The following morning, Bond gives Du Pont his cover story: he’s a Canadian stock trader who’s trying to sell Du Pont stocks in a Canadian natural gas company and his flight leaves for New York the following day. He’s joining them for the game because he’s bored and doesn’t have anything else to do, even though he doesn’t know how to play cards. Bond asks for a pass key to Goldfinger’s room so that he can search for the usual tools of the card sharp’s trade (marked cards, the “Short Arm Delivery apparatus”, etc.). Du Pont agrees that the cover is a good one, arranges for Bond to be given a pass key, and the two proceed to the rooftop of the Cabana Club, the restaurant connected to Du Pont’s hotel where the card game habitually occurs.
Goldfinger is waiting on the rooftop, he’s introduced to Bond, but mispronounces Bond’s name as “Mr. Bomb”. Goldfinger apologizes and says that he must wear a hearing aid because he doesn’t hear well. Goldfinger and Du Pont begin playing cards. Goldfinger insists that he sit facing the hotel because he suffers from agoraphobia (the fear of open spaces). Bond watches Goldfinger secretly, feigning indifference while reading the paper. Bond doesn’t see Goldfinger cheating through any of the usually means, but finds his agoraphobia suspicious. While the two are playing, Bond walks around the top of the club terrace so that he is able to see through Goldfinger’s perspective. Since he knows the room number of Goldfinger’s suite, he calculates where Goldfinger’s room is and sees that the suite door is open, with a perfect angle on Du Pont’s cards. Goldfinger and Du Pont break for lunch, and Bond tells Du Pont of his suspicion. Du Pont tells Bond that Goldfinger always travels with his secretary, but that she always stays in his suite during their games. Bond tells Du Pont that he’s going to investigate Goldfinger’s room during their afternoon card session, and Du Pont agrees to tell Goldfinger that Bond got bored watching the card game and went in to town.
After lunch, Bond enters Goldfinger’s suite and finds that Goldfinger’s secretary, Jill Masterton, is using binoculars and a microphone hooked up to Goldfinger’s “hearing aid” to relay Du Pont’s cards to Goldfinger. After talking to Masterton for a few moments and figuring out that Goldfinger pays her to help him cheat and to be seen with him, Bond takes control of the microphone and instructs Goldfinger to write a check to Du Pont for the amount he cheated Du Pont out of, apologize for cheating him, and then book Bond a ticket on a train (complete with caviar sandwiches and Champagne) for New York the following day, or Bond would deliver incriminating evidence to the FBI and Scotland Yard. Bond also says that he’s taking Masterton “hostage”, in case Goldfinger gets any silly ideas.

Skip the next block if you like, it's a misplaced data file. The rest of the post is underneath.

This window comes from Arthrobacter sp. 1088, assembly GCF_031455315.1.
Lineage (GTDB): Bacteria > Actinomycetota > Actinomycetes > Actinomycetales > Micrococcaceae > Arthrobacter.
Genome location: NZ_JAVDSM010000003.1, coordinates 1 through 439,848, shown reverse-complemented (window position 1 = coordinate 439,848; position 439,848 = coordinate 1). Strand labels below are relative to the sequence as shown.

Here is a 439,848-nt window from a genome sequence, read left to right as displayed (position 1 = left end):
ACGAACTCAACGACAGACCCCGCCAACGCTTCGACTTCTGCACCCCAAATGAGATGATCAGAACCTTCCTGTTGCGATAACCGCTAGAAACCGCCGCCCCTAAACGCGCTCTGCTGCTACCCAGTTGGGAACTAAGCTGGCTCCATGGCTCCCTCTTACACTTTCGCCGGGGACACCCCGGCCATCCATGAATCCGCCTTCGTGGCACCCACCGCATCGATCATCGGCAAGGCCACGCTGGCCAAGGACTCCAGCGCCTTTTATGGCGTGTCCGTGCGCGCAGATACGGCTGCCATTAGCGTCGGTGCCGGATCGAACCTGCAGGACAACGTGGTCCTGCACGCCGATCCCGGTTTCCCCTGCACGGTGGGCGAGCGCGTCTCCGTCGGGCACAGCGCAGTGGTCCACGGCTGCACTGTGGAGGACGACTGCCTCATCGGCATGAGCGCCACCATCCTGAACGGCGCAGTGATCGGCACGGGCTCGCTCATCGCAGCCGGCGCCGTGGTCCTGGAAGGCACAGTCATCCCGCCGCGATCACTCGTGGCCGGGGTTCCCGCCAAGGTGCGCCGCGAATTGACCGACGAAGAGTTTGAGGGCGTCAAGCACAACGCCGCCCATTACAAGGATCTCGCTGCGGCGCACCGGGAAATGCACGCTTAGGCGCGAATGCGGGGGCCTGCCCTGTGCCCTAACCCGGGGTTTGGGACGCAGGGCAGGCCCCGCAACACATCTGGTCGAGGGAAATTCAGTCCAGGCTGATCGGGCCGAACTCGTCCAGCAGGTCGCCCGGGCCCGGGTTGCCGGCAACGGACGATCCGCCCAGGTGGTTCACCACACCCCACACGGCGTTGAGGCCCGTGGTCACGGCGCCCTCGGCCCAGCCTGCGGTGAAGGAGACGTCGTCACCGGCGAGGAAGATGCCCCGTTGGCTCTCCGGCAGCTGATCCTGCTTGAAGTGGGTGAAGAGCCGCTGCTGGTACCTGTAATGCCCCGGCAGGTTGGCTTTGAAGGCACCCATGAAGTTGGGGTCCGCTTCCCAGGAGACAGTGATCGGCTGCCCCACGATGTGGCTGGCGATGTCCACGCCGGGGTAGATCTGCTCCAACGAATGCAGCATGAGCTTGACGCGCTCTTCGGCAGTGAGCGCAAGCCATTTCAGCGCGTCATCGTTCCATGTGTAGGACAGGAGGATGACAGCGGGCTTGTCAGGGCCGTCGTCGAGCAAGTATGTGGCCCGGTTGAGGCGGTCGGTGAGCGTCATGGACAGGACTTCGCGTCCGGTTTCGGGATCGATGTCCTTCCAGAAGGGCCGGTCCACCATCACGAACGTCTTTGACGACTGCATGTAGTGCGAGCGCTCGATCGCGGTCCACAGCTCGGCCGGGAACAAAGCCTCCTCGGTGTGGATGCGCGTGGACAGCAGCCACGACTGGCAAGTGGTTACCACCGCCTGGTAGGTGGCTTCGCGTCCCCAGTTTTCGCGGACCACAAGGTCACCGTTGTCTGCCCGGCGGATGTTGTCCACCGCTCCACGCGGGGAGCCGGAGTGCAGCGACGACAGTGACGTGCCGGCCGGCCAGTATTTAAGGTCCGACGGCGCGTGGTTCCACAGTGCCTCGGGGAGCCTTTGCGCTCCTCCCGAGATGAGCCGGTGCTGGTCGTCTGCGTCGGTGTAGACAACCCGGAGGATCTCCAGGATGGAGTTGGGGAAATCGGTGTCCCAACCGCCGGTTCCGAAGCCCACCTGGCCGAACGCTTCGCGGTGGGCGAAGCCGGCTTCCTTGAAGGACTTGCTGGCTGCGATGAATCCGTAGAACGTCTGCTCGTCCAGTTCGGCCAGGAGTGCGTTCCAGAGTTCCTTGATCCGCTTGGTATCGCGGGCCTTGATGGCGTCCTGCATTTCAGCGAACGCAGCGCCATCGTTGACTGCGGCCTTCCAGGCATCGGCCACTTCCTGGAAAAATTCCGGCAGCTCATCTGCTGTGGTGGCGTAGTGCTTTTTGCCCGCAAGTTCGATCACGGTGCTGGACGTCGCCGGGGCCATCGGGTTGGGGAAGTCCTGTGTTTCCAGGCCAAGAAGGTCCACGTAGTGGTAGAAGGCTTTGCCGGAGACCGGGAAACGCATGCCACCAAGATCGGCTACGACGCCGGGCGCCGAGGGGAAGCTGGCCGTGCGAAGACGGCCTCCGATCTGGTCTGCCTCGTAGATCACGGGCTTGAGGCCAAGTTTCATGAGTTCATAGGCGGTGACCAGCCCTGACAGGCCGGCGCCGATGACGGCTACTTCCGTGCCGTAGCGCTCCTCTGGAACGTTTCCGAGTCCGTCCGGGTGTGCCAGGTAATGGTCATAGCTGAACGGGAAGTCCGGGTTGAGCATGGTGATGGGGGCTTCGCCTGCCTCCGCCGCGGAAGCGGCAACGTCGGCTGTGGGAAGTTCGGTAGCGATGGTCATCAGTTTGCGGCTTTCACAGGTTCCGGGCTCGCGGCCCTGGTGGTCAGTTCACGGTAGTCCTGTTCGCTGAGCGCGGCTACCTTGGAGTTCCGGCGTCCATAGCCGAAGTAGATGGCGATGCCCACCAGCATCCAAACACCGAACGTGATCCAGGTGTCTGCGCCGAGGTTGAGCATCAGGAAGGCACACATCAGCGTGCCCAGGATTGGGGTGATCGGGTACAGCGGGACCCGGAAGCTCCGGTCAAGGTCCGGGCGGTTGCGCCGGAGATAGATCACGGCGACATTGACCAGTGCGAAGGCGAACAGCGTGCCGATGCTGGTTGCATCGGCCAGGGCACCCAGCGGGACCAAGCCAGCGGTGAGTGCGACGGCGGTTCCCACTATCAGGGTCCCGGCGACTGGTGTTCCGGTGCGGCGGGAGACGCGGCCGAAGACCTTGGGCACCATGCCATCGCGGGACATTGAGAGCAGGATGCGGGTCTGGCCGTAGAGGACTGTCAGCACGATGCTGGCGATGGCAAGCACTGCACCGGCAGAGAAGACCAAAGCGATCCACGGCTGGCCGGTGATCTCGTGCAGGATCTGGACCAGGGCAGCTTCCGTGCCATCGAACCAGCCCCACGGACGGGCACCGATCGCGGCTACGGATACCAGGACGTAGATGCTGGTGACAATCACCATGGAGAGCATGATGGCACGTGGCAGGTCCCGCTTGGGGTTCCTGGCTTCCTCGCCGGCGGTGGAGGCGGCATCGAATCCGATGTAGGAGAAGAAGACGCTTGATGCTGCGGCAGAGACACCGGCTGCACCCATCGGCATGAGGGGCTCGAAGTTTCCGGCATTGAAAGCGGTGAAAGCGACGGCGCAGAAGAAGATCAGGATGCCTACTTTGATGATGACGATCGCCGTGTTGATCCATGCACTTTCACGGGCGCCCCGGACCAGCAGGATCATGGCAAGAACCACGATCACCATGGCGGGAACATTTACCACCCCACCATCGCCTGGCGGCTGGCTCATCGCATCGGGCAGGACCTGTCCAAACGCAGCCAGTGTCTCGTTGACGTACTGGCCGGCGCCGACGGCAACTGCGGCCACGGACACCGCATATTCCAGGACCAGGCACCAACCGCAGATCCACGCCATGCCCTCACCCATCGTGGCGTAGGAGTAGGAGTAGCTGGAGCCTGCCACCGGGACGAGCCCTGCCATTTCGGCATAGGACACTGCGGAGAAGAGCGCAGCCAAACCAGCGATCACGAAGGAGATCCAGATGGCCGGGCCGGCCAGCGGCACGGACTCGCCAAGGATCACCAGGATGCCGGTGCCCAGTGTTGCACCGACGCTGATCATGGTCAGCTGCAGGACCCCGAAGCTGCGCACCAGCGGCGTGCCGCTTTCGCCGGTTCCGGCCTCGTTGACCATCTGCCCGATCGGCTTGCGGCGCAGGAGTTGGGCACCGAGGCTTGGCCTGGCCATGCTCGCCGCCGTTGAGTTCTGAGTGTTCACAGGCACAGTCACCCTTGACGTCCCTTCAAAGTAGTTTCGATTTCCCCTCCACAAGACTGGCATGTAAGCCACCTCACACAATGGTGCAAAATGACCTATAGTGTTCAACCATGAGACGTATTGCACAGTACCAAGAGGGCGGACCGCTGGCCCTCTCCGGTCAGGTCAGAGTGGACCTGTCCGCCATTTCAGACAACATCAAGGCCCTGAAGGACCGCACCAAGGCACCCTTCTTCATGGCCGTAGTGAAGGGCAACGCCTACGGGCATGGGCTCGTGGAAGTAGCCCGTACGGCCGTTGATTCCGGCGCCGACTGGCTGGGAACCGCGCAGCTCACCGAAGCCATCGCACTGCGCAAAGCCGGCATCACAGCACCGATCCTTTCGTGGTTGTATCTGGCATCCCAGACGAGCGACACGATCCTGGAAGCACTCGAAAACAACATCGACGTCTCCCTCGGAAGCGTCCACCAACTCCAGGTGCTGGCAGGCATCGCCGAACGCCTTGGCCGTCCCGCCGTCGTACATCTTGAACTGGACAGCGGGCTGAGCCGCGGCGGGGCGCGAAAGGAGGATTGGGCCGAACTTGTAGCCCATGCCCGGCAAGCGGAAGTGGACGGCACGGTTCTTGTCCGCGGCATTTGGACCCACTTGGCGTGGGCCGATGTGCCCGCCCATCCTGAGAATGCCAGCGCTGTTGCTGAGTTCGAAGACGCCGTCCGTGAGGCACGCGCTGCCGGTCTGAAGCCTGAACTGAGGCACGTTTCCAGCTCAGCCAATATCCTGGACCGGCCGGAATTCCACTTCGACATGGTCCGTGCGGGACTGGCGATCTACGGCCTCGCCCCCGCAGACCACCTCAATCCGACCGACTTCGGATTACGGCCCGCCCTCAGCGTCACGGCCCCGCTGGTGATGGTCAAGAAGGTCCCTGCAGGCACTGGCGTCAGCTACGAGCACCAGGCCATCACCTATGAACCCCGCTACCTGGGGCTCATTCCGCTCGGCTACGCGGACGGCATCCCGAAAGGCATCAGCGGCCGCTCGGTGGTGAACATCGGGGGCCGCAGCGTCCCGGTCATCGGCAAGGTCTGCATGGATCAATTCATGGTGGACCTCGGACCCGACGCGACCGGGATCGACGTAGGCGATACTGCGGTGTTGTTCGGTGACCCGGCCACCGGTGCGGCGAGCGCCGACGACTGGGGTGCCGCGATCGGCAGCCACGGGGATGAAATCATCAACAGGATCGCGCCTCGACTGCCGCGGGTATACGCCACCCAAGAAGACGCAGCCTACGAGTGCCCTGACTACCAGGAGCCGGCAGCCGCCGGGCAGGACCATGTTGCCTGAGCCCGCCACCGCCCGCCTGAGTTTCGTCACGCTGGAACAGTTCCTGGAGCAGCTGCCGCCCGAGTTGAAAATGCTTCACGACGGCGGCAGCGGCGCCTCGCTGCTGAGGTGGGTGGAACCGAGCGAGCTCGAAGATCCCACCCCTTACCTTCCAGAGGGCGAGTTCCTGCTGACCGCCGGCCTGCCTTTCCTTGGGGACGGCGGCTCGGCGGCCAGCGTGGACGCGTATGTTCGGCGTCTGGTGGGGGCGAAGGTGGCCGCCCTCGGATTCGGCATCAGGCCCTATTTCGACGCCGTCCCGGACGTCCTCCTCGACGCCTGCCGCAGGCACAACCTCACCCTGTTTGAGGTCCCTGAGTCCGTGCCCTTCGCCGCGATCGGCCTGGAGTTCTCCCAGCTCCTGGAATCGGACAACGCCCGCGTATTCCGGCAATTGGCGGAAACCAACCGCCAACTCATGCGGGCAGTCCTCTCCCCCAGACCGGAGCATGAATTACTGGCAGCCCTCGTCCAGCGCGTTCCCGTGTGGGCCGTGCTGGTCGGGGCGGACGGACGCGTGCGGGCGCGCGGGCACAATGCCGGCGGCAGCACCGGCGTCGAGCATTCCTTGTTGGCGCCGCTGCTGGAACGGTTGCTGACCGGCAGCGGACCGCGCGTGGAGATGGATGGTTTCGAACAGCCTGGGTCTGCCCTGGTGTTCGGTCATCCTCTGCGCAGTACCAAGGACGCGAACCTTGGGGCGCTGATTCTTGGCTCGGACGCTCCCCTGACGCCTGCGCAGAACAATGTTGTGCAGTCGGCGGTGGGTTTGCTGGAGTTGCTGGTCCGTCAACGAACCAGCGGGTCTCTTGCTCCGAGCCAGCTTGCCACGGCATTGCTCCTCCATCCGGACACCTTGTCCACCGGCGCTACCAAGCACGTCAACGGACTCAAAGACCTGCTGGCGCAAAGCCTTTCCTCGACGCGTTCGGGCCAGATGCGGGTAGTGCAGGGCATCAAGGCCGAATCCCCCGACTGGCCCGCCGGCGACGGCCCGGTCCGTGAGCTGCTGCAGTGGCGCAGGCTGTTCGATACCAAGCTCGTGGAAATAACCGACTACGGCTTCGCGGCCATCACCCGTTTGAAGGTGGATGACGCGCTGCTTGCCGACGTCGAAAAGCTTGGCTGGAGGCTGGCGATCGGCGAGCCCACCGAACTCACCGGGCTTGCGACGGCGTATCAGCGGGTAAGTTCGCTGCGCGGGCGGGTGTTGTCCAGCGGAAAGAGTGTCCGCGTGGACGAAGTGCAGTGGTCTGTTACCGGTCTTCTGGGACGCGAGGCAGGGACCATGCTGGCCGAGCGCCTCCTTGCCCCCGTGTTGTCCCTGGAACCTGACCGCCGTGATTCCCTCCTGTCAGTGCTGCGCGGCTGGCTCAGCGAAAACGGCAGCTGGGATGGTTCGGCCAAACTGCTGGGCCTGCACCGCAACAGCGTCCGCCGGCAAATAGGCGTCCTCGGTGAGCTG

A week later, we meet back up with Bond in London as he’s assigned to “night duty” sifting through files and doing administrative work. Bond reminisces about the train ride to New York with Masterton. He recalls having a wonderful time, eating the sandwiches and drinking the Champagne… and making love. Once in New York, Bond gave Masterton the ten thousand dollars Du Pont paid him, and they parted with a passionate kiss. As Bond’s nostalgia fades, he’s called to M’s office.
M tells Bond that Smithers, the head of the British Bank’s research department, needs assistance investigating large amounts of gold that are leaking out of England. Bond suggests that the culprit might be Goldfinger, so M sends Bond to talk to Smithers. Smithers gives a lengthy account of the history of gold, and tells Bond that the situation is dire because the British economy is based on gold reserves, and with a leak, inflation could wreak havoc on the economy. He tells of how gold is untraceable and of how its value differs from country to country. So a smuggler can take gold from one country, melt it down into bars, take it to another country, and sell it for profit. Smithers also tells Bond that he’s already on to Goldfinger, but doesn’t have any idea how he’s smuggling the gold out of England. They have seen some of Goldfinger’s bars, and each are marked with a “z”. Bond reports back to M and M informs him that some of the “z”-marked bars have been found on captured SMERSH agents, which places the investigation squarely on the shoulders of MI6.